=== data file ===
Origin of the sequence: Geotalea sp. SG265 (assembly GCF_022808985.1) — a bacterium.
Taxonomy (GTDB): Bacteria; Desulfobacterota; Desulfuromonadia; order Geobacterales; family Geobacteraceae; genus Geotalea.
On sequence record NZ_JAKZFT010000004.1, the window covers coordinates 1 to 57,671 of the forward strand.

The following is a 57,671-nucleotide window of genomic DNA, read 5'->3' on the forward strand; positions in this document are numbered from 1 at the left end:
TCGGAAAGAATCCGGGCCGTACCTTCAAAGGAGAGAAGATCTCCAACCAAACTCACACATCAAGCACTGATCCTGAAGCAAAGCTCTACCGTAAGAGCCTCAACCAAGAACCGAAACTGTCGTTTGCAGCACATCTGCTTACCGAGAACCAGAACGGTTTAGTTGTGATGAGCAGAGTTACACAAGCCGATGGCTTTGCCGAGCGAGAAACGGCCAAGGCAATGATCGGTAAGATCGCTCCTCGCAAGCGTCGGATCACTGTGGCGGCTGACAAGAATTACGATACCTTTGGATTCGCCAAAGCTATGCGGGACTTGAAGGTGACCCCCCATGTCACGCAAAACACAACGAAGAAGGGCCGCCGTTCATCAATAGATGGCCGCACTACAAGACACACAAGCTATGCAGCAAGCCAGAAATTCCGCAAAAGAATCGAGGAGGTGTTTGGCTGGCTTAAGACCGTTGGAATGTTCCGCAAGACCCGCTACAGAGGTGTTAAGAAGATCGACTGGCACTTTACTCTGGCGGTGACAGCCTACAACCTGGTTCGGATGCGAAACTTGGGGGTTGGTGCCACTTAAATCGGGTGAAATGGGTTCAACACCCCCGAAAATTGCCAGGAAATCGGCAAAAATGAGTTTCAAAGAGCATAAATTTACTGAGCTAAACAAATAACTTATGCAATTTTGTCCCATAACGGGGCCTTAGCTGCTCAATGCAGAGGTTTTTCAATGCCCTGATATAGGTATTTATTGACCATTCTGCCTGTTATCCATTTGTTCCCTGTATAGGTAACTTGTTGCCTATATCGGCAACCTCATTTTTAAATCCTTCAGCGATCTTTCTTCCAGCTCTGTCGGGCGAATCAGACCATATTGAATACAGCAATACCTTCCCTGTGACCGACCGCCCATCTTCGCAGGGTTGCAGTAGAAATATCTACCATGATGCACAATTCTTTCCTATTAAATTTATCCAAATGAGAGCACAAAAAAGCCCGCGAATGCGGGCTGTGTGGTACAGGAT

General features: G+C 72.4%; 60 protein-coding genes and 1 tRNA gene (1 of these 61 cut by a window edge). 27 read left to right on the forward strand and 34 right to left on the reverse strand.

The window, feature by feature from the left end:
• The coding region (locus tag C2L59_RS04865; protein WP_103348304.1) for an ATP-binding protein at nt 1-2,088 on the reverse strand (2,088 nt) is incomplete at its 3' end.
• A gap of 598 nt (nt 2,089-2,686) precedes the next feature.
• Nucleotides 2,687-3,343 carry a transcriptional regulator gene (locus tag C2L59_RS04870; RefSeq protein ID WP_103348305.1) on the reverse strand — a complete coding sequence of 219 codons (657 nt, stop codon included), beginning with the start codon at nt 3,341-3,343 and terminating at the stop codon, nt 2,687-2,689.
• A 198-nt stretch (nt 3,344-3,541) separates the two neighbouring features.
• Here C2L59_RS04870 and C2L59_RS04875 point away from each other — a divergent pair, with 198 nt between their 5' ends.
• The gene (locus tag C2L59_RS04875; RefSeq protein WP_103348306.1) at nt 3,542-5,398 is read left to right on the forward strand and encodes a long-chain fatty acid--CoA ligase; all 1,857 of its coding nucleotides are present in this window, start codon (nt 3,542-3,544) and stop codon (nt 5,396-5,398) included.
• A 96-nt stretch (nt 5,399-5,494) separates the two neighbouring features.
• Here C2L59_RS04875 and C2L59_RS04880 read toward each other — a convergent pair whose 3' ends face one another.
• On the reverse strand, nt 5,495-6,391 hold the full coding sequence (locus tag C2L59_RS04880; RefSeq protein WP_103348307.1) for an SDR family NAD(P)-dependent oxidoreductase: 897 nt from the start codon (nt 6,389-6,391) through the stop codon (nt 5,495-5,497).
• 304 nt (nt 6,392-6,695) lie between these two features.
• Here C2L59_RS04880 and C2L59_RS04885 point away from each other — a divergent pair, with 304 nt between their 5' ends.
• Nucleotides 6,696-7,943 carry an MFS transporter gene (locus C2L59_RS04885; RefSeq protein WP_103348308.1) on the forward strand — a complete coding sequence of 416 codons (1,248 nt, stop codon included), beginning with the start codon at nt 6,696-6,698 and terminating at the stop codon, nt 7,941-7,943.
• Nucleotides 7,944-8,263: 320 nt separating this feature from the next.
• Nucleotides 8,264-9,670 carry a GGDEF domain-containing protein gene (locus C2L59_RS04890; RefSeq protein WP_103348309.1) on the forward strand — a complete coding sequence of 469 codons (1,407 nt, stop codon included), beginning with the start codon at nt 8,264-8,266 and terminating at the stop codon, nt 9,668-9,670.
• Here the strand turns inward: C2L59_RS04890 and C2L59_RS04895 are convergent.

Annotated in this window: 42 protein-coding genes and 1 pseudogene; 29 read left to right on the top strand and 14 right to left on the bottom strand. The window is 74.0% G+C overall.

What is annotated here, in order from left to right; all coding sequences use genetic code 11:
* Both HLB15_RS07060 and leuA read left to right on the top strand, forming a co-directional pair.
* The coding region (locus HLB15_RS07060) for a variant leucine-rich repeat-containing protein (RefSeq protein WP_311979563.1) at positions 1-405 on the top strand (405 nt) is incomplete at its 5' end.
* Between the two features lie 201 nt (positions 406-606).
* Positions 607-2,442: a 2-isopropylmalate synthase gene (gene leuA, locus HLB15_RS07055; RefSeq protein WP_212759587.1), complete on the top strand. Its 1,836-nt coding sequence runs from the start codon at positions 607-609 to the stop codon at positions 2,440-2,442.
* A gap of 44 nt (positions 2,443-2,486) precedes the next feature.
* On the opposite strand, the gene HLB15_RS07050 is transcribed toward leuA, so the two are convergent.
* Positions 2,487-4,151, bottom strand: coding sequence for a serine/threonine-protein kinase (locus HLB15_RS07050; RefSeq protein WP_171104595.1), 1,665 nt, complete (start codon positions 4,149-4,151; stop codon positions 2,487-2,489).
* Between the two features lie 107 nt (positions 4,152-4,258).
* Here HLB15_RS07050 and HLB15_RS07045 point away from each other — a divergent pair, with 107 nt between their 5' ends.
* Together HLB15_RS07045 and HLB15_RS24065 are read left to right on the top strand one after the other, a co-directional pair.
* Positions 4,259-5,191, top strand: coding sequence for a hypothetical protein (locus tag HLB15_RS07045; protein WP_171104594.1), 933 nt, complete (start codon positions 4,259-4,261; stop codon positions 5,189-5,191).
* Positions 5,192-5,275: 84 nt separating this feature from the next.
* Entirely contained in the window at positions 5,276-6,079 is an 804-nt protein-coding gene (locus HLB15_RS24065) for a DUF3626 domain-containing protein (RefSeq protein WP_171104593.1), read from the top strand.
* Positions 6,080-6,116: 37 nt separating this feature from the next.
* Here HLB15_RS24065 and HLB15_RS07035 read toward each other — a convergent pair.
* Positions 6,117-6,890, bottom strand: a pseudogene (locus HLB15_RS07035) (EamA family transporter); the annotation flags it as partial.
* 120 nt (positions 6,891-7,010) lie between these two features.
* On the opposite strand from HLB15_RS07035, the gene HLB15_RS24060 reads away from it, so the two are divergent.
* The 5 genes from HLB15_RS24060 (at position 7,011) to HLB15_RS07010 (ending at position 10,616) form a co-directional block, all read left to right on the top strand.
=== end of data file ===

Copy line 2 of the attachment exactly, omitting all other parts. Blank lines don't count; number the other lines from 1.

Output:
Taxonomy (GTDB): Bacteria; Desulfobacterota; Desulfuromonadia; order Geobacterales; family Geobacteraceae; genus Geotalea.